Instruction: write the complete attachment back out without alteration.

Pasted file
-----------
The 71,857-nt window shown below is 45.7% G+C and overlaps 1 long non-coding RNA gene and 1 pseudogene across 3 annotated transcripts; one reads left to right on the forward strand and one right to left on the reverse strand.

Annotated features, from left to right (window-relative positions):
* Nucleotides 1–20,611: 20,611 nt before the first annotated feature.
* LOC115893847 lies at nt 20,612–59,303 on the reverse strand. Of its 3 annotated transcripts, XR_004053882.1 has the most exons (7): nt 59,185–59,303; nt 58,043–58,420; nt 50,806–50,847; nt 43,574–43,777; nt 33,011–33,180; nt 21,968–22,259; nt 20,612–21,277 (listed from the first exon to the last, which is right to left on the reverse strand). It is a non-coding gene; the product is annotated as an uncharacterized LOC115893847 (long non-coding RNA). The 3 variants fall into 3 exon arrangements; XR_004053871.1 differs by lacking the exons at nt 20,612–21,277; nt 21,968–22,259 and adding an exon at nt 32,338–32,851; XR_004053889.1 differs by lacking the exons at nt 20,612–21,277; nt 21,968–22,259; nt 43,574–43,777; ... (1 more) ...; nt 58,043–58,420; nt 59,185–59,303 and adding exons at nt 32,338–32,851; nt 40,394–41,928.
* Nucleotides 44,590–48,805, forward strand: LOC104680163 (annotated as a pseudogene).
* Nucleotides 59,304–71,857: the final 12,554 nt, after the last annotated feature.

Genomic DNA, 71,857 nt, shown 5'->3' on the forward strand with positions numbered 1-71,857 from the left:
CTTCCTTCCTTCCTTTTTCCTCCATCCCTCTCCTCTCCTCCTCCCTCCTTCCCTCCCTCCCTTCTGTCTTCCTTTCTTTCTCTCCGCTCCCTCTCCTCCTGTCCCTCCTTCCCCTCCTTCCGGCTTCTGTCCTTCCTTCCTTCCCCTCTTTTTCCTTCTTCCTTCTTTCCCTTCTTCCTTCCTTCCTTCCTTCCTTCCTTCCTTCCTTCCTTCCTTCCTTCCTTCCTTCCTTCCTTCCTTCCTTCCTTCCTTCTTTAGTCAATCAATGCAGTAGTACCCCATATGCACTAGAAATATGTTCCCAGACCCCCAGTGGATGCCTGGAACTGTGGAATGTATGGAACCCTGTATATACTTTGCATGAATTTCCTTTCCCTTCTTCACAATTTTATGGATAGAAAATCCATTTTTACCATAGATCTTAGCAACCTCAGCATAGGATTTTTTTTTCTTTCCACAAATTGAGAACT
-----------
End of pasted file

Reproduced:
The 71,857-nt window shown below is 45.7% G+C and overlaps 1 long non-coding RNA gene and 1 pseudogene across 3 annotated transcripts; one reads left to right on the forward strand and one right to left on the reverse strand.

Annotated features, from left to right (window-relative positions):
* Nucleotides 1–20,611: 20,611 nt before the first annotated feature.
* LOC115893847 lies at nt 20,612–59,303 on the reverse strand. Of its 3 annotated transcripts, XR_004053882.1 has the most exons (7): nt 59,185–59,303; nt 58,043–58,420; nt 50,806–50,847; nt 43,574–43,777; nt 33,011–33,180; nt 21,968–22,259; nt 20,612–21,277 (listed from the first exon to the last, which is right to left on the reverse strand). It is a non-coding gene; the product is annotated as an uncharacterized LOC115893847 (long non-coding RNA). The 3 variants fall into 3 exon arrangements; XR_004053871.1 differs by lacking the exons at nt 20,612–21,277; nt 21,968–22,259 and adding an exon at nt 32,338–32,851; XR_004053889.1 differs by lacking the exons at nt 20,612–21,277; nt 21,968–22,259; nt 43,574–43,777; ... (1 more) ...; nt 58,043–58,420; nt 59,185–59,303 and adding exons at nt 32,338–32,851; nt 40,394–41,928.
* Nucleotides 44,590–48,805, forward strand: LOC104680163 (annotated as a pseudogene).
* Nucleotides 59,304–71,857: the final 12,554 nt, after the last annotated feature.

Genomic DNA, 71,857 nt, shown 5'->3' on the forward strand with positions numbered 1-71,857 from the left:
CTTCCTTCCTTCCTTTTTCCTCCATCCCTCTCCTCTCCTCCTCCCTCCTTCCCTCCCTCCCTTCTGTCTTCCTTTCTTTCTCTCCGCTCCCTCTCCTCCTGTCCCTCCTTCCCCTCCTTCCGGCTTCTGTCCTTCCTTCCTTCCCCTCTTTTTCCTTCTTCCTTCTTTCCCTTCTTCCTTCCTTCCTTCCTTCCTTCCTTCCTTCCTTCCTTCCTTCCTTCCTTCCTTCCTTCCTTCCTTCCTTCCTTCCTTCTTTAGTCAATCAATGCAGTAGTACCCCATATGCACTAGAAATATGTTCCCAGACCCCCAGTGGATGCCTGGAACTGTGGAATGTATGGAACCCTGTATATACTTTGCATGAATTTCCTTTCCCTTCTTCACAATTTTATGGATAGAAAATCCATTTTTACCATAGATCTTAGCAACCTCAGCATAGGATTTTTTTTTCTTTCCACAAATTGAGAACT